Whether you choose a preconfigured system or a software stack with your choice of appliance or BYO hardware, many hyper-converged systems combine elements from multiple vendors, which has support implications, MacArthur notes. “Does the vendor have the ability to take level-one and level-two support calls for the full stack or just a portion of that? Some customers may be fine managing complex support requirements, but if you’re focused on hardware appliances, you only want to make one call. Those customers don’t care what's inside, only who's going to support it.”

Still Changing

Hyper-converged infrastructure continues to evolve significantly. Even without the focus on software, in this new report the market looks very different from just a year ago. “Roll back 12 months, and HPE had just acquired SimpliVity, Cisco had not yet acquired Springpath, Nutanix was an appliance builder with a couple of OEM partners and had not really launched the cloud software focus they have today, and Dell had just completed the acquisition of EMC. There are a lot of moving pieces here, and I would expect a lot of movement in the coming 12 months too.”

As always, it’s a mistake to focus only on the vendors in the top right corner of the Magic Quadrant. MacArthur encouraged enterprises to consider both regional and emerging vendors. Huawei is in the Challenger quadrant despite having almost no traction in North America. “If you’re in Asia Pacific, they should absolutely be shortlisted, and maybe if you’re in EMEA too.”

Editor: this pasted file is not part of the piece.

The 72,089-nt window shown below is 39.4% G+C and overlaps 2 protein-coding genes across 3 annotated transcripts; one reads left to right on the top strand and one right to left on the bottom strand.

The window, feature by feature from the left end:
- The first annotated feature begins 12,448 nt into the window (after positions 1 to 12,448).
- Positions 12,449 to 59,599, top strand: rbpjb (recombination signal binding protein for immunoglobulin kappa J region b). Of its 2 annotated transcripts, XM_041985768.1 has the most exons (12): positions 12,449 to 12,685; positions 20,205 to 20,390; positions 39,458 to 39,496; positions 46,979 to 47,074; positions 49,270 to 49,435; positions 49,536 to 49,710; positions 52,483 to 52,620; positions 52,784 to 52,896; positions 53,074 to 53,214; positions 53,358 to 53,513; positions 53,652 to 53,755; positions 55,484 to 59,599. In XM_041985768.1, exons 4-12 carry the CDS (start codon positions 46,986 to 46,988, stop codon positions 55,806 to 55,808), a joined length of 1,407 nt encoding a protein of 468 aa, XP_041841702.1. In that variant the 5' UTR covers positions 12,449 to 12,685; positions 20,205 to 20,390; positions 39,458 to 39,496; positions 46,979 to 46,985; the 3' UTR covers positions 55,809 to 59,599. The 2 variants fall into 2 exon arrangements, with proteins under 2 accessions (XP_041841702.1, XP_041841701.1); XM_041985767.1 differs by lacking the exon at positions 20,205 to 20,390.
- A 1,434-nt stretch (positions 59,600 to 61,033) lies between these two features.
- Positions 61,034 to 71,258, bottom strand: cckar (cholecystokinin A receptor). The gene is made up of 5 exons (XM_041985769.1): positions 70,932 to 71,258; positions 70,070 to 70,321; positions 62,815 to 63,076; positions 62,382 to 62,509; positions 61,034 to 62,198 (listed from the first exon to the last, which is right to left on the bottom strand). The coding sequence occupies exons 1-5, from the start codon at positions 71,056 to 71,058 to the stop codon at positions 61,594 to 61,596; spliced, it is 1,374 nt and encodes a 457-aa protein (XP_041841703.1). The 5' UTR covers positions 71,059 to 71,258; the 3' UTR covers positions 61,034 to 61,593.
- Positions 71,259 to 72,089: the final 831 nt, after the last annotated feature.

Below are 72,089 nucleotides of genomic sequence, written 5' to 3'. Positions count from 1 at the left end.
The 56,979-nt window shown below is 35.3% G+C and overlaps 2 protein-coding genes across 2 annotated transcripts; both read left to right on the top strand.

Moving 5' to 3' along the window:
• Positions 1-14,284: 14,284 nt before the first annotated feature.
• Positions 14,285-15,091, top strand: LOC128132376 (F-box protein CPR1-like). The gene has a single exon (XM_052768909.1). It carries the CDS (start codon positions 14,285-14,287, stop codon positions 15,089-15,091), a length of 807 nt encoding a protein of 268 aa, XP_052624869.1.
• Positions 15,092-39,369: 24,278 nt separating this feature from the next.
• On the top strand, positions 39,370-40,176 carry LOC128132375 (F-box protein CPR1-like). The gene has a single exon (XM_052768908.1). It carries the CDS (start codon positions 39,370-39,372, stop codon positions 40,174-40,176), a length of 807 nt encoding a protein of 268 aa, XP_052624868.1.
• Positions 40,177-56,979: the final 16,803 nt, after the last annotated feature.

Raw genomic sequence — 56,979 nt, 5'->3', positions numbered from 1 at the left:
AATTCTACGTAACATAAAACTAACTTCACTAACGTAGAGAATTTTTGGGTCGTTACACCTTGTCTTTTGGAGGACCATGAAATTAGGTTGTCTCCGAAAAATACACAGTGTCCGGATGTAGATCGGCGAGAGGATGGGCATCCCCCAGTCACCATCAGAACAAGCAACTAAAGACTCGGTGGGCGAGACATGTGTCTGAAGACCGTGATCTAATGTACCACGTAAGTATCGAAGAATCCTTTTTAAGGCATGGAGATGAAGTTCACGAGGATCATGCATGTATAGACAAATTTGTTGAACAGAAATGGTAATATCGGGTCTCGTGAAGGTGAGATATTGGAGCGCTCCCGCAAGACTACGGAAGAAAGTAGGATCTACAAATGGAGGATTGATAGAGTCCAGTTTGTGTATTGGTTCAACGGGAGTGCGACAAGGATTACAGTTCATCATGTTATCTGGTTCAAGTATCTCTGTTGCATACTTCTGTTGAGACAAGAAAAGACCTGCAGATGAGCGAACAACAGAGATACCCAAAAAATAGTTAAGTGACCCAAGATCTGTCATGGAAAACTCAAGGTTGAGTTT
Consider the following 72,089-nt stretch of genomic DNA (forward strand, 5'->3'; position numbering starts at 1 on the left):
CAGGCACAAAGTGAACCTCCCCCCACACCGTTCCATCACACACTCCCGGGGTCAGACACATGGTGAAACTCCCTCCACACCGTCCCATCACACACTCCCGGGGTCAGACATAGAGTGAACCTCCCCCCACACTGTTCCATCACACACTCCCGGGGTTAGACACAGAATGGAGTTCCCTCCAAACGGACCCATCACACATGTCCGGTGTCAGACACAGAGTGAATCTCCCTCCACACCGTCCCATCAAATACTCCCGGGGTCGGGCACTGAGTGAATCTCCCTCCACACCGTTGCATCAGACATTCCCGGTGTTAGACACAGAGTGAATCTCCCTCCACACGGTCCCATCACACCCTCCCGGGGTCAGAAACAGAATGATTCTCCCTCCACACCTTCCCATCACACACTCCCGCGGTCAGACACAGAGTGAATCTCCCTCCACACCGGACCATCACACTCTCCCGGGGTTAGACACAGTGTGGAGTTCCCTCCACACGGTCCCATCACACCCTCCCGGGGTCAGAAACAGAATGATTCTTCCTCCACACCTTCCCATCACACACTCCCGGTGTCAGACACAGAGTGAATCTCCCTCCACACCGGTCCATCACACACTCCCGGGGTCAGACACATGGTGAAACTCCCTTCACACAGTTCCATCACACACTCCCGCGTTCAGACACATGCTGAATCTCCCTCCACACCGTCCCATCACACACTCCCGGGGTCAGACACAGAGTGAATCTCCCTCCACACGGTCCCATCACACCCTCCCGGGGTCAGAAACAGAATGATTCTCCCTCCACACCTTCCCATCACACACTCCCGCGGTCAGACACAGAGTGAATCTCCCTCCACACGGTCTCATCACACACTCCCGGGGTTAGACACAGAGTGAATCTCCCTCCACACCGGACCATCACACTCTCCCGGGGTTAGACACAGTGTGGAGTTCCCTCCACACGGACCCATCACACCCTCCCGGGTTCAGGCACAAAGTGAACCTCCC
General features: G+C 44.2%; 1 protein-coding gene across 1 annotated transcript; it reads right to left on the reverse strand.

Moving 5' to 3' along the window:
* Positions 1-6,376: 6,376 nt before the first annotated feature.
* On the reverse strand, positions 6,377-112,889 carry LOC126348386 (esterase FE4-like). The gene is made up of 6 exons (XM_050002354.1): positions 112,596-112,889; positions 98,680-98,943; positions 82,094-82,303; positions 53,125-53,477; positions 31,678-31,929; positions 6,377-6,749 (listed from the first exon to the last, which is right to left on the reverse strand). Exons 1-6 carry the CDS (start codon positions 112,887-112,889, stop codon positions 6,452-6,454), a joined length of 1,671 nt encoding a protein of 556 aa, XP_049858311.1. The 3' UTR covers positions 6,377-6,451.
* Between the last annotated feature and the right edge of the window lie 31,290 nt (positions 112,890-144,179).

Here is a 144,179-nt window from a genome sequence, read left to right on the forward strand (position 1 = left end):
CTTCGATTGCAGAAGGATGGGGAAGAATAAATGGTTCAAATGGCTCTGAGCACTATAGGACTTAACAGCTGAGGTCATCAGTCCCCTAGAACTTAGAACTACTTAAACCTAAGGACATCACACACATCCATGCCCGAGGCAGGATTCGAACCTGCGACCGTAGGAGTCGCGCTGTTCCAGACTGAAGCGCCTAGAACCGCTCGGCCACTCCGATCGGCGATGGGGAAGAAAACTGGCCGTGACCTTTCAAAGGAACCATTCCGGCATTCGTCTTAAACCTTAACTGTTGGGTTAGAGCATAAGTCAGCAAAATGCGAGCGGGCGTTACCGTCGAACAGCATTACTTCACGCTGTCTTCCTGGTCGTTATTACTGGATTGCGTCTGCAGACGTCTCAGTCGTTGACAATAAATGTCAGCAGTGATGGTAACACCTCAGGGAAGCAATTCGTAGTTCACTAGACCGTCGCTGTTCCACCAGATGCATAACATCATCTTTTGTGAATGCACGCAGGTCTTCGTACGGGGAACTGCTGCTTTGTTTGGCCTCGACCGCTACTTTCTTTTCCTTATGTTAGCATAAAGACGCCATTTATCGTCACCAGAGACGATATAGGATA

Pivot3 has a relatively small number of customers, but he called out both their reputation for customer support and the new Acuity platform that moves beyond its previous video surveillance and VDI focus. “You can begin to think about Pivot3 more for enterprise workloads,” he noted.

Similarly, the new focus for the Magic Quadrant means Cisco isn’t in the Leader quadrant, but that shouldn’t stop enterprises considering HyperFlex, even though it’s not as well-known as Nutanix or Dell EMC’s VxRail. “Cisco is a significant player in the integrated systems market with a huge customer base; although they're in the challenger quadrant, Cisco should absolutely be on the consideration list for companies, as they're looking at hyper-converged offerings. If they only look at the top two or three vendors, they're missing out on some opportunities.”